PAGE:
E. Joint Representation
Appellant's penultimate argument challenges Judge Lagueux's failure to investigate the possibility of a conflict of interest between Frank Arache's trial counsel (David Cicilline) and trial counsel for Wanda DeJesus (John Cicilline). The Cicillines are father and son. Appellant asserts that they are associated in the practice of law at their Providence, Rhode Island, offices. Since appellant did not raise this challenge below, we would review it for plain error pursuant to Rule 52(b); that is, we only find reversible error if appellant's trial was rendered fundamentally unfair because of a conflict that infected the representation he received. Notwithstanding the standard of review, even if we found a defect, the remedy would be a new trial. That is exactly what Arache received. Even he must acknowledge that his second trial was conflict free. Therefore, appellant's assignment of error comes to nothing.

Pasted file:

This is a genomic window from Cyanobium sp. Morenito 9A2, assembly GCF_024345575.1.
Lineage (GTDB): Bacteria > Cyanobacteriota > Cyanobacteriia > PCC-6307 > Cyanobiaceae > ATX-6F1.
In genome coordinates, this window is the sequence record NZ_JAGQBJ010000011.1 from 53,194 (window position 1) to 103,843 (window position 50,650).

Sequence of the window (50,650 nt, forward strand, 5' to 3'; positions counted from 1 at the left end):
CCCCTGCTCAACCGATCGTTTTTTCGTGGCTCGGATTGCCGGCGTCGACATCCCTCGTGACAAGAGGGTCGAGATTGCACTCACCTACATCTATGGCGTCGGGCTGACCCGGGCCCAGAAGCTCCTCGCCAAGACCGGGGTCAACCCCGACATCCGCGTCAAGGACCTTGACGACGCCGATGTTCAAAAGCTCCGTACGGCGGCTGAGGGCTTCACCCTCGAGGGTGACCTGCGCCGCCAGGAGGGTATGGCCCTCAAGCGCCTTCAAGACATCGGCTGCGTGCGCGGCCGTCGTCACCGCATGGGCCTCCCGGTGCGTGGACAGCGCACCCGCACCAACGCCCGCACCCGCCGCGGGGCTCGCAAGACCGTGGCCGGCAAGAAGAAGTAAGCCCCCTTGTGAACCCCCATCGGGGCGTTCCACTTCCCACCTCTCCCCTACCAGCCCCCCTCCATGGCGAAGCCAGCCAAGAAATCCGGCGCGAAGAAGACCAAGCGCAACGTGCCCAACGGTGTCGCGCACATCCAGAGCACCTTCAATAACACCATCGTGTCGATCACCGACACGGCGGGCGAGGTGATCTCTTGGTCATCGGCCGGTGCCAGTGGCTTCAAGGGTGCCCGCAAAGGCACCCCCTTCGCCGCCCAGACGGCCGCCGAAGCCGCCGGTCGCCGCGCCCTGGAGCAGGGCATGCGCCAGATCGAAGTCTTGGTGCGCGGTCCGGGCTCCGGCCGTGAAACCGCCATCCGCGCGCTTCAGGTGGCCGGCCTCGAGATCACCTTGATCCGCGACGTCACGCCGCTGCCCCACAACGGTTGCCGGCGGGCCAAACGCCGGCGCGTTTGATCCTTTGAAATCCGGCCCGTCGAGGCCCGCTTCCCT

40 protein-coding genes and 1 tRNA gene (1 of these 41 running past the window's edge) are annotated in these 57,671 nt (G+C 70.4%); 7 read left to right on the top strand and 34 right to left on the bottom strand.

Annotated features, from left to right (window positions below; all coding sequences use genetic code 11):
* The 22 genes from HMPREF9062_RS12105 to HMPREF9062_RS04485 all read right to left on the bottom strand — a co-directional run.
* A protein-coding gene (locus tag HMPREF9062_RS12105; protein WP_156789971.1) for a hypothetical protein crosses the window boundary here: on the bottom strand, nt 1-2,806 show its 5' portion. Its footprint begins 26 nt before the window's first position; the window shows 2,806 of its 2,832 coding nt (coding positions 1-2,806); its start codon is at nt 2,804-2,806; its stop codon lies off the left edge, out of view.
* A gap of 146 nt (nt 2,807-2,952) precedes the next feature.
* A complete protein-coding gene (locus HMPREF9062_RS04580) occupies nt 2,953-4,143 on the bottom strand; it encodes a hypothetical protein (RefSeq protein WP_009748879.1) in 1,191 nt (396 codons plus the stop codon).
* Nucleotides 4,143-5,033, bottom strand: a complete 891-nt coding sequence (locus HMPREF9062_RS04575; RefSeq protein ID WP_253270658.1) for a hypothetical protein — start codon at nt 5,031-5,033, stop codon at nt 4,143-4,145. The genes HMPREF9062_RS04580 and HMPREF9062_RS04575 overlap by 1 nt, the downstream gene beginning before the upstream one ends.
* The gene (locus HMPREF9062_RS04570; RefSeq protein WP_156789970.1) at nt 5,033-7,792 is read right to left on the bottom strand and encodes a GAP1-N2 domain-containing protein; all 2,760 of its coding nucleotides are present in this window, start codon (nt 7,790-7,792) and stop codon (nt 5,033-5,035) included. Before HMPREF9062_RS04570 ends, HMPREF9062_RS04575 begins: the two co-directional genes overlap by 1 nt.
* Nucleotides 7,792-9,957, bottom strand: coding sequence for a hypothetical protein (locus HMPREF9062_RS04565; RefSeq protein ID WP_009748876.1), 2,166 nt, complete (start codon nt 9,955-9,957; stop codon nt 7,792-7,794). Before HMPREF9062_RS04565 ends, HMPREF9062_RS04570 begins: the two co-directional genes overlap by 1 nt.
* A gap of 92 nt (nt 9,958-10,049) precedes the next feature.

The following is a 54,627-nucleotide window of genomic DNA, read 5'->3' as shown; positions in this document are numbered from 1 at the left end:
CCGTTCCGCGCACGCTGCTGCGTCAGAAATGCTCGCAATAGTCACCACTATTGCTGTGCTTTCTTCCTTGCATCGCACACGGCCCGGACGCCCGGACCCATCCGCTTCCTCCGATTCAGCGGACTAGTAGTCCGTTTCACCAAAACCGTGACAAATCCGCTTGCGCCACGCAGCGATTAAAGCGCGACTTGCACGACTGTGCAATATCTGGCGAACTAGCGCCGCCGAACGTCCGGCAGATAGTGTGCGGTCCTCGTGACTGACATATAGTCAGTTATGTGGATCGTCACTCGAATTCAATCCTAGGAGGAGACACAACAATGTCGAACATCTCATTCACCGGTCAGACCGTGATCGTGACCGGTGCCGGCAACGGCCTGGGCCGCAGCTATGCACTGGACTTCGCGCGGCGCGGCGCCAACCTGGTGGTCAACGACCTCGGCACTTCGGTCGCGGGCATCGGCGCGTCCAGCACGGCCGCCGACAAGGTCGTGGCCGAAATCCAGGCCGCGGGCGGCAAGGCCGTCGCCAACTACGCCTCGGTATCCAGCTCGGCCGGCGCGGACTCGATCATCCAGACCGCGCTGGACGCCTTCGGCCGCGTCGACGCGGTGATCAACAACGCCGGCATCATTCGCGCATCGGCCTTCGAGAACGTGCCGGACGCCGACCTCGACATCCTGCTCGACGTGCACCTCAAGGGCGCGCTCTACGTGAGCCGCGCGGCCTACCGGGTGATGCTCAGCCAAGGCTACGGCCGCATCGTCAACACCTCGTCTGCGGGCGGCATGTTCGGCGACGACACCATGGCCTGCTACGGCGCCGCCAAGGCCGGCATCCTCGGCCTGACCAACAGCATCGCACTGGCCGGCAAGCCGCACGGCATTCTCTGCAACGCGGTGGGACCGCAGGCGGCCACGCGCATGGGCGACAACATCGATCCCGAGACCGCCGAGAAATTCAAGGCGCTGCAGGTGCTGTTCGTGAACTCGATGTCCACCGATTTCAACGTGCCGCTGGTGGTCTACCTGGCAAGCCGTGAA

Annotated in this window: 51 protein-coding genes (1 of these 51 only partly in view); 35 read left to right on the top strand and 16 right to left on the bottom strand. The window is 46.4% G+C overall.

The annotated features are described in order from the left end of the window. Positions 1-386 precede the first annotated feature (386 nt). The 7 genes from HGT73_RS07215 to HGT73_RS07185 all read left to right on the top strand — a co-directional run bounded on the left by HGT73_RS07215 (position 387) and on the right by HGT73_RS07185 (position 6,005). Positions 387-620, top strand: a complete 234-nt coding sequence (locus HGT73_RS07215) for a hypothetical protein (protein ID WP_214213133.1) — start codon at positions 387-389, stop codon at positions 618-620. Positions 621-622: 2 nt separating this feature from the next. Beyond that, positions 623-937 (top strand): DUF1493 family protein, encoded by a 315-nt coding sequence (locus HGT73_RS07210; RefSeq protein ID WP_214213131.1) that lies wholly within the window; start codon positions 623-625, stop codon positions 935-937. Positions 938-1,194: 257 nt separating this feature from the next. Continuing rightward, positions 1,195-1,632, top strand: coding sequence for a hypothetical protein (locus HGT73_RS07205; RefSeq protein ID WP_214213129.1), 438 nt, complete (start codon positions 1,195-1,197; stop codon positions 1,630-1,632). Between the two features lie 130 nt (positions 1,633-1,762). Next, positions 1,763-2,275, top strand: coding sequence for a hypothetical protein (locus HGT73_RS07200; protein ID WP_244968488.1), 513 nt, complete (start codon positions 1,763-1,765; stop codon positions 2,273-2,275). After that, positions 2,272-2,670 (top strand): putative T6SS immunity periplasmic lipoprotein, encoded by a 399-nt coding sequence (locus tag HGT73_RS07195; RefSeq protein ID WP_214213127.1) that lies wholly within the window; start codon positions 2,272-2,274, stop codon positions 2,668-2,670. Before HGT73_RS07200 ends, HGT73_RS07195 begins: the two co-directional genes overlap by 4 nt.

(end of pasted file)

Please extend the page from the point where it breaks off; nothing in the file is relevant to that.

Appellant also challenges Judge Torres' refusal to reduce his sentence, arguing that the evidence establishes only that he was a minimal or minor participant in the crimes for which he was convicted.
United States Sentencing Guidelines ("U.S.S.G.") § 3B1.2 allows sentencing judges to decrease the offense level applied to a particular crime if the defendant was a "minimal," § 3B1.2(a), or a "minor," § 3B1.2(b), participant. The minimal participant subsection "applies to a defendant who plays a minimal role in concerted activity. It is intended to cover defendants who are plainly among the least culpable of those involved in the conduct of a group." U.S.S.G. § 3B1.2, comment. (note 1).11 A minor participant is defined as "any participant who is less culpable than most other participants, but whose role could not be described as minimal." Id. (note 3). Judge Torres considered both options and concluded that no deduction was required.
Appellant bears a heavy burden in attempting to persuade us that Judge Torres erred in this regard. We will reverse the district court's finding that a defendant is not a minimal or minor participant only if it is clearly erroneous. United States v. Paz Uribe, 891 F.2d 396, 399 (1st Cir.1989), cert. denied, --- U.S. ----, 110 S.Ct. 2216, 109 L.Ed.2d 542 (1990); United States v. Wright, 873 F.2d 437, 444 (1st Cir.1989). Appellant has not carried that burden here.